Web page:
Prince William returns to the skies

By admin
07 August 2014

The 32-year-old will undergo five months of civilian pilot training, followed by 14 exams and a flight test.

Britain's Prince William is to get back behind the controls of a helicopter and become an air ambulance pilot, Kensington Palace announced on Thursday.

William, the Duke of Cambridge, is to be based in the city, responding to emergencies ranging from road traffic accidents to heart attacks.

If he passes all the required tests, he should take up a full time role next year with the East Anglian Air Ambulance (EAAA), a charity which provides emergency helicopter cover across eastern England.

In September last year, the prince, second in line to the throne, completed a three-year stint as a Royal Air Force search and rescue helicopter pilot in northwest Wales.

William is "very much looking forward to" the new move in his career, a palace spokesman said.

"The job will build on the duke's operational experience in the Royal Air Force.

"During this time he undertook more than 150 search and rescue operations."

In his new job, William, his wife Kate and their son Prince George, who turned one last month, are expected to split their time between their newly refurbished Kensington Palace apartment in London and Anmer Hall, a country house on Queen Elizabeth II's private Sandringham estate in Norfolk, eastern England.

The new role will be his main job but his rota will take into account his royal duties and responsibilities.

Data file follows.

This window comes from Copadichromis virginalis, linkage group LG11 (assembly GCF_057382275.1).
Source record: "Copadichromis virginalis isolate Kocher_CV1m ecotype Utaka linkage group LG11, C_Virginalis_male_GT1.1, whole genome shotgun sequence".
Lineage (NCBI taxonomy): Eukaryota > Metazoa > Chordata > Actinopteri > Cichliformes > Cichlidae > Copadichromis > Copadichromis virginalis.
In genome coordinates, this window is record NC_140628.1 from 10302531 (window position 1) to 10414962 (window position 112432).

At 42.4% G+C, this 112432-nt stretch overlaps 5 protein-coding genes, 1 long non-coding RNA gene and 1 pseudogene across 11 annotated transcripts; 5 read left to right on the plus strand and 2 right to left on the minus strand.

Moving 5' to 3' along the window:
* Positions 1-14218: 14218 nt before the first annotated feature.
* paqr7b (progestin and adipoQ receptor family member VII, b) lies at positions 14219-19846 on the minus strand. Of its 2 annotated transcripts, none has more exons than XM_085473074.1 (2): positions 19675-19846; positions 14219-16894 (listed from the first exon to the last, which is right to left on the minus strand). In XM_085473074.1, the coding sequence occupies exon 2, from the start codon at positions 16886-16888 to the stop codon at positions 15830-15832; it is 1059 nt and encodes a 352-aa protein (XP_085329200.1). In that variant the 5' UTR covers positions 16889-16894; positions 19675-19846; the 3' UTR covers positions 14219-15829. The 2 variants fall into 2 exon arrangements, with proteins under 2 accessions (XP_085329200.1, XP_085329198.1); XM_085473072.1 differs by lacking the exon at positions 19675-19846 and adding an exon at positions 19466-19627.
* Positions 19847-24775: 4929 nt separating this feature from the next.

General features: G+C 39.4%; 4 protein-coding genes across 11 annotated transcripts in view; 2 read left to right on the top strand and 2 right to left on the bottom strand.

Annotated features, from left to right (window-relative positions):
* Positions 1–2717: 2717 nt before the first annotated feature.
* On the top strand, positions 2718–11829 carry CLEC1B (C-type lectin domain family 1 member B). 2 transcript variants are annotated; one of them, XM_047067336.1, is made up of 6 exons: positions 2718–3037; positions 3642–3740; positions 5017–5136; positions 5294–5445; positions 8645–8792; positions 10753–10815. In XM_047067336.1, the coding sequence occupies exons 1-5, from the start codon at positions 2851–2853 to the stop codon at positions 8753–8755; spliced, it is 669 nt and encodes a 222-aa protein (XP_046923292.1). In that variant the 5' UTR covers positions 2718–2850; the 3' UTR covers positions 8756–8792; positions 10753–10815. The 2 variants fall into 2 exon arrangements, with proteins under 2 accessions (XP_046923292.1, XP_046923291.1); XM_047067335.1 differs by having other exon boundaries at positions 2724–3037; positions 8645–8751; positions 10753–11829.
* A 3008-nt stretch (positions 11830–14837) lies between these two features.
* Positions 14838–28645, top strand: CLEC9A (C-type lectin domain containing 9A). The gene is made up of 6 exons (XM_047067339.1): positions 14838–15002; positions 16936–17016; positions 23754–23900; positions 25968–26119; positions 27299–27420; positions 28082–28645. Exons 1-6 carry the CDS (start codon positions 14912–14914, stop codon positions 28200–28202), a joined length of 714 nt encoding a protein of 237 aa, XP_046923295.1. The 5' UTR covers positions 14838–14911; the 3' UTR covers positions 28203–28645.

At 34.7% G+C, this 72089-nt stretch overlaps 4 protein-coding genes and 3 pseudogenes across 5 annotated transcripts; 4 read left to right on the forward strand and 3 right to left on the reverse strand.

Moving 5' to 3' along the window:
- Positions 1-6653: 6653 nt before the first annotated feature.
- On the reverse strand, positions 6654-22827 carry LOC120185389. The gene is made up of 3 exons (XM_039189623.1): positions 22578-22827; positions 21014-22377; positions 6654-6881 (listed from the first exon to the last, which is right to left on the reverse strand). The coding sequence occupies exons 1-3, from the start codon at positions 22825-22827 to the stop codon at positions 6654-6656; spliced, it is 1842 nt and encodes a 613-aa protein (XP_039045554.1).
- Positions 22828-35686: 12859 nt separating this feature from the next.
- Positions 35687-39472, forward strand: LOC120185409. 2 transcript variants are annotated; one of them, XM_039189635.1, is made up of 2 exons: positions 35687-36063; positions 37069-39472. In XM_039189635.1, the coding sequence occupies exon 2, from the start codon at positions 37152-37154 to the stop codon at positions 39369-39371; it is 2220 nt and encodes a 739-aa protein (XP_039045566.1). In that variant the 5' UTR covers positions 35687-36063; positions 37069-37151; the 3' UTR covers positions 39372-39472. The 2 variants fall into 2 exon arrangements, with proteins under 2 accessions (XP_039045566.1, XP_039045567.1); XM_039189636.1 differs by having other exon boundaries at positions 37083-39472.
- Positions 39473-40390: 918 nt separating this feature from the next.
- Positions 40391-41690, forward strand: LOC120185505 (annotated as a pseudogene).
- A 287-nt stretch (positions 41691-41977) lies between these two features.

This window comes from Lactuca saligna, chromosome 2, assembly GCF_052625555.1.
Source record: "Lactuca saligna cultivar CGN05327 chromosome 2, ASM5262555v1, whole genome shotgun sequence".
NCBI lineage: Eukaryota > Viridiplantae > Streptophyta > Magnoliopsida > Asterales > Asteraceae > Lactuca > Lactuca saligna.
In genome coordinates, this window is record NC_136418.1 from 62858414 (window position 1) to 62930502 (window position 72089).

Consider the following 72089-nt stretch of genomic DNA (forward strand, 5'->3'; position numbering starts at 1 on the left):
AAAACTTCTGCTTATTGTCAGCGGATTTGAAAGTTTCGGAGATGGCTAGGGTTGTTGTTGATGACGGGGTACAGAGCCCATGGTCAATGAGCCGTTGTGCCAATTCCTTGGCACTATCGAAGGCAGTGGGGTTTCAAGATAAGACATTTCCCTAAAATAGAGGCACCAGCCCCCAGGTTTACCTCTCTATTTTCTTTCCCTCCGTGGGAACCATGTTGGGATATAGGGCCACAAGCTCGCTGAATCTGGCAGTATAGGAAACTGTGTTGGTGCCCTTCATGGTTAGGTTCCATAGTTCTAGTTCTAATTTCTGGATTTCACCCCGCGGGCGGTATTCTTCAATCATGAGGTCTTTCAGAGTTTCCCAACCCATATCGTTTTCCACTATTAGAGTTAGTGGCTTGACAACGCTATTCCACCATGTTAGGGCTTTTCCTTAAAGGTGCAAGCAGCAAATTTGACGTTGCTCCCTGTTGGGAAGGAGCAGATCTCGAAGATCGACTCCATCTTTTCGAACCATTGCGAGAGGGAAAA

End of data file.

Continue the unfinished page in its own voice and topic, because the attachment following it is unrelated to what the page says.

"He's an extraordinary person and it's just great that he wants to come and do something like this," said the EAAA's medical director Alastair Wilson.

"The pilot is part of the team and he will be looking after patients with conditions that would be horrifying for many and some pilots may not like that very much.

"Compared to his role as a search and rescue pilot, he may be dealing with more injury patients than he is used to, but I'm sure he will adapt very well to that."

The 32-year-old will have to undergo five months of civilian pilot training followed by 14 exams and a flight test, plus specific emergency response training.

Initially he would be a co-pilot, but after further training would become a helicopter commander.

He will be flying a Eurocopter EC145 T2 aircraft, working alongside medics responding to emergencies in Cambridgeshire and the neighbouring counties of Norfolk, Suffolk and Bedfordshire in eastern England.

The EAAA operates two helicopters, with three pilots in Norwich, Norfolk, and three based at Cambridge Airport.

Each helicopter carries the pilot, a doctor and a paramedic. William would work four days on, four days off.

Each day he will have to check his aircraft over and be aware of the local weather conditions.

Road traffic crashes make up the majority of the air ambulance's call-outs but they also have to respond to sporting injuries and other accidents.

A typical busy eight-hour shift involves four to five emergencies.

At the scene, William's first job will be to decide where to land.

"If the helicopter lands too close, there is a danger of it blowing up debris and disrupting the scene -- if it lands too far away, it will mean the patient isn't easily accessible," said EAAA aviation consultant Gerry Hermer.

"The main difference between this and his previous role is there will be less flying over sea and the helicopter will not be equipped with a winch.

"Ultimately he will be part of a crew and will sit with them all day so they are likely to become very close."

William will be paid an annual salary -- £40,000 ($67,500, 50,500 euros) according to British newspapers -- but will donate it in full to the EAAA charity.

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